Sally and Beth host inSPIREd Sunday!
August 2016 - Montreal Quebec
While in Montreal a few weekends ago we took a scenic drive along Bord du Lac or Lakeshore along Lac Saint Louis. See more here.
Saint-Joachim de Pointe-Claire Church (French: Église Saint-Joachim de Pointe-Claire) or simply Saint-Joachim Church is a Roman Catholic church in Pointe-Claire.
I had to google him.
Joachim (/ˈdʒoʊ.əkɪm/; "he whom Yahweh has set up", Hebrew: יְהוֹיָקִים Yəhôyāqîm, Greek Ἰωακείμ Iōākeím) was the husband of Saint Anne and the father of Mary, the mother of Jesus, according to the Catholic,Orthodox, and Anglican traditions. The story of Joachim and Anne first appears in the apocryphal Gospel of James. Joachim and Anne are not mentioned in the Bible. His feast day is July 26.
The first church in Pointe-Claire was built in 1713. It was a stone church, but became obsolete, and was replaced in 1746.
In 1848, about one hundred years later, another new church was proposed. It was built according to plans made by the architect Victor Bourgeau in 1858. Numerous delays pushed the start of construction to 1868. The interior of this church was completed around the beginning of 1881. Later that same year, April 17, 1881, a fire destroyed the old church. The fire then spread to the new church, which was also destroyed.
The construction of a replica was undertaken that year, with the same team. Construction completed in 1885.
The presbytery next door to the church.
The 1858 design came several years after the construction of the Saint-Pierre-Apôtre de Montréal Church, which had made known architect Victor Bourgeau. The Saint-Joachim project was finished around the same time as he completed the interior of the Notre-Dame Basilica which I featured a couple of years ago.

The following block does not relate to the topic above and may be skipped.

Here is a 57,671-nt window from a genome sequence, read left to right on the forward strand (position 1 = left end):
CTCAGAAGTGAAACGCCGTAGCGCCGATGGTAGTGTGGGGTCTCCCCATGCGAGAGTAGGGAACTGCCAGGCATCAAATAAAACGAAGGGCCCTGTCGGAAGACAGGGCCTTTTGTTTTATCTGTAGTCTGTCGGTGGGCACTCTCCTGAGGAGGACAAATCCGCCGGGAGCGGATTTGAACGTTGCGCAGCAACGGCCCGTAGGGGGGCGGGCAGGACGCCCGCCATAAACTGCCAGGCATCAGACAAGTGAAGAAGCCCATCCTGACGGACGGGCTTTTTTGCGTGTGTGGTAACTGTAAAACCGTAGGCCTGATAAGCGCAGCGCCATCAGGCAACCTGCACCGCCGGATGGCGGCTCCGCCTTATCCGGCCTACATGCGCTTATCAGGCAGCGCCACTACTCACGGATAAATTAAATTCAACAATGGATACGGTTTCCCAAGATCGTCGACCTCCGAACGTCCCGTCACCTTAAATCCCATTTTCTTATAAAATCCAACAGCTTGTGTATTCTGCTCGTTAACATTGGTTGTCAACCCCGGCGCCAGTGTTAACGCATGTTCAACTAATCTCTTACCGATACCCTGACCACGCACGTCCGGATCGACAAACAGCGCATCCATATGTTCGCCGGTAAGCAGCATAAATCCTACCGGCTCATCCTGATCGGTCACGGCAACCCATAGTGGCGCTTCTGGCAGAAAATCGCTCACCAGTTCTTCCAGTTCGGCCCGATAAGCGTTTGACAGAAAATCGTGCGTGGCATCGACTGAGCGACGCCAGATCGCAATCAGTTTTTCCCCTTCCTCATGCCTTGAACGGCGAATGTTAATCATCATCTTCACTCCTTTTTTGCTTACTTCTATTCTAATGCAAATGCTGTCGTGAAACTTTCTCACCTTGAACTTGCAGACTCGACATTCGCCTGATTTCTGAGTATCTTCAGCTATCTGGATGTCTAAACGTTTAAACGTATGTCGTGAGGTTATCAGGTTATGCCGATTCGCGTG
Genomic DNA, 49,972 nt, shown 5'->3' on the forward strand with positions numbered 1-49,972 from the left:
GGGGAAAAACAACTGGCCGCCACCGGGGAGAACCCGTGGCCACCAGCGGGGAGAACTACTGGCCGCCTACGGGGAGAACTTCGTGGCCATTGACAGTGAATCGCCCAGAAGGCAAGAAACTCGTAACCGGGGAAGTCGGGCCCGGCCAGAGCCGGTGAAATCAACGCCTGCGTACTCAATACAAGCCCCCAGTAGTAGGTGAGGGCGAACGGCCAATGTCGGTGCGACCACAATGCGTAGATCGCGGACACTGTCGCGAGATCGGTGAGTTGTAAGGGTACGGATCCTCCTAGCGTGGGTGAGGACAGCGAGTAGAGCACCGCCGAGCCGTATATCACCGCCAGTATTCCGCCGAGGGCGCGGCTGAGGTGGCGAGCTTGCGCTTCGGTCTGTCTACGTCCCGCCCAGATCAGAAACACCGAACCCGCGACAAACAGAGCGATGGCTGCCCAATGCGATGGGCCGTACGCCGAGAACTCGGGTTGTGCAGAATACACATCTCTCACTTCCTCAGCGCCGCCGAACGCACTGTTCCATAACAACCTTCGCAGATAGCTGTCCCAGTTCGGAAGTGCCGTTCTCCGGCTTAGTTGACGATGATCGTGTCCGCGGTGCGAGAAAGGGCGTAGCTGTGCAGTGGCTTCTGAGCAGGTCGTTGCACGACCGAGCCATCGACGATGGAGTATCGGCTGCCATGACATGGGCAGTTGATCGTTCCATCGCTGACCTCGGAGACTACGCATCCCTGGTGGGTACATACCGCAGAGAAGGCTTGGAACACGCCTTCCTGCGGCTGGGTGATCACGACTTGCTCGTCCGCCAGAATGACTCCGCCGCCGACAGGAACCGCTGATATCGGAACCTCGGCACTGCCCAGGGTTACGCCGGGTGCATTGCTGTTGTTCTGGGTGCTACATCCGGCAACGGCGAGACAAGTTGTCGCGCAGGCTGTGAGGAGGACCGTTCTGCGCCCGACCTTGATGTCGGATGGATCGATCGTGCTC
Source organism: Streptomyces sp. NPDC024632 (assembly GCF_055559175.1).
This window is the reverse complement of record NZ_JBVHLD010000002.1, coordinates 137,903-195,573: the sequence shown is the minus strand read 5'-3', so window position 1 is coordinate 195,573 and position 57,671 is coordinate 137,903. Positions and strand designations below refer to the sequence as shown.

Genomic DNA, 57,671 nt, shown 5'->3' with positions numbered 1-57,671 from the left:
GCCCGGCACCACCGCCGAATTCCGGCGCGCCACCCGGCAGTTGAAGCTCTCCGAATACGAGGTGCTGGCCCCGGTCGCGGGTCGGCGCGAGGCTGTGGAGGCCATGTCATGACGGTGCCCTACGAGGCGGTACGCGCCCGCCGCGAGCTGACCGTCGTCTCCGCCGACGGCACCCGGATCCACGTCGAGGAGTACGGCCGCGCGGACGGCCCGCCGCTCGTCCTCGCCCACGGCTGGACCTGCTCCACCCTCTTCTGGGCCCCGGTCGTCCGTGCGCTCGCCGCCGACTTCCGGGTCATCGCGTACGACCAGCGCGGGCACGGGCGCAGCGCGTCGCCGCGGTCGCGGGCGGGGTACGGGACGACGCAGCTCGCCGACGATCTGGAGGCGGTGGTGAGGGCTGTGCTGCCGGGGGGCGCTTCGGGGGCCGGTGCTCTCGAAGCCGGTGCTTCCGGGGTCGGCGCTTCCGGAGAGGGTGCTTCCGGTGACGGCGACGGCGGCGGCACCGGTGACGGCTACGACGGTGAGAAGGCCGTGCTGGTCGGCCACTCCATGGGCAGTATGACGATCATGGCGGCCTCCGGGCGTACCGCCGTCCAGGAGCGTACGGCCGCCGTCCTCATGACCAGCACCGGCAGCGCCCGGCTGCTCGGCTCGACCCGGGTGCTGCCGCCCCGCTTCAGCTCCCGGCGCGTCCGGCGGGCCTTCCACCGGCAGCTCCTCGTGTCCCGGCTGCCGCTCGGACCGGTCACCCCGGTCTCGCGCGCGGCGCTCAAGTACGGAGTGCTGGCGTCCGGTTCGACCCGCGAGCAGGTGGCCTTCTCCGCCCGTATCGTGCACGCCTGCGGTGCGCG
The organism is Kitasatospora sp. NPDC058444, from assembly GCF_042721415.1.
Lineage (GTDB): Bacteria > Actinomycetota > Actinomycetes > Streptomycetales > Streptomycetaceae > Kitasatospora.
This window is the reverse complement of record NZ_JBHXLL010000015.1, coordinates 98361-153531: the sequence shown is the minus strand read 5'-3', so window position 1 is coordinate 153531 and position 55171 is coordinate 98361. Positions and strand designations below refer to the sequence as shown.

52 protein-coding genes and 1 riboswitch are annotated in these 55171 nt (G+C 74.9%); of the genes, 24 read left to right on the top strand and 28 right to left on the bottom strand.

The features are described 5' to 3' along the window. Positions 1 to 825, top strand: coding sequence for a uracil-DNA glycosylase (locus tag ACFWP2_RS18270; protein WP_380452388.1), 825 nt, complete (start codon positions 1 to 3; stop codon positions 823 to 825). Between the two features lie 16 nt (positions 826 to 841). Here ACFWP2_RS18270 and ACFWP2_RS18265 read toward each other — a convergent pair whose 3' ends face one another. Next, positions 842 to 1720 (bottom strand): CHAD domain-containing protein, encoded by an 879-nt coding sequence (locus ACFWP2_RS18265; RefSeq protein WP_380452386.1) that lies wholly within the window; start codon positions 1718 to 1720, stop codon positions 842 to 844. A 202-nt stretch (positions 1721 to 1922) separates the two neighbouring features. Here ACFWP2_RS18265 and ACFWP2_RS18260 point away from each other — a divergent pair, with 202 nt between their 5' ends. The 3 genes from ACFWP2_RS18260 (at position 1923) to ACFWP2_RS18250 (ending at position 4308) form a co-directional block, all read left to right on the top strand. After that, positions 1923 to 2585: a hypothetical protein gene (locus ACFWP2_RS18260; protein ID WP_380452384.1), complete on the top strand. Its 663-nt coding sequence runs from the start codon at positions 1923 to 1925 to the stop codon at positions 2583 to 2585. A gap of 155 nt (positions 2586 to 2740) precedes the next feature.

This statue sits across the street from the church.
The interior is so pretty and peaceful in shades of blue.
We had never been here before and until I was writing this post I had no idea that the convent was actually named after the windmill which we had never seen either.
Here is an aerial shot from the Montreal Gazette.
We walked over to the now closed convent. I found an article in the Montreal Gazette from 2014 which stated that:
The Notre-Dame-du-Vieux-Moulin convent in Pointe-Claire is closing.
Maintaining the imposing greystone building at the tip of what is called “La Pointe” has become too expensive, so the 19 remaining Congregation Notre-Dame nuns will move to other convents in December.
The swath of land which houses the convent, the city’s signature windmill and St-Joachim Church and its presbytery belongs to the St-Joachim Parish. The Pointe-Claire windmill was built in 1709. It’s been declared a cultural property by Quebec’s Ministry of Culture and Communications.
The city declared the convent a heritage site in 2013. Reversing a heritage designation is not impossible, but difficult.
A statement from Pointe-Claire city hall said the city will “ensure that all measures are taken to preserve the integrity of the heritage status of the convent of the Congregation of Notre-Dame.”
The original convent was built behind the church and presbytery in 1787 and sisters of the Congregation Notre-Dame were allowed to move in on the condition they educate the young girls in the region.
An 1831 report described the school as “one of the best primary schools that you can find for its teaching of reading, writing, grammar and arithmetic, along with modesty and good manners.”
When that convent crumbled with age, a new convent was completed in 1867, and in 1962 two wings were added.
I wrote about the CND Congregation Notre Dame, the nuns I had in high school in this article.
When it closed there were only nineteen nuns still living there.
It is the oldest windmill on the island of Montreal and one of 18 remaining windmills in Quebec.
Like most mills in New France it was built to a French design, a cylindrical stone tower with a movable roof which could be turned by a tail pole to face the sails to the wind. The mill had two doors, to provide an exit regardless of which ways the sails faced. The walls are four French feet (1m32) thick at the base. The interior is 12 French feet in diameter by 24 high.The mill originally contained elevated platforms beneath gun slits for defence. The surrounding shoreline was fenced with pointed wooden stakes. However, the site was never attacked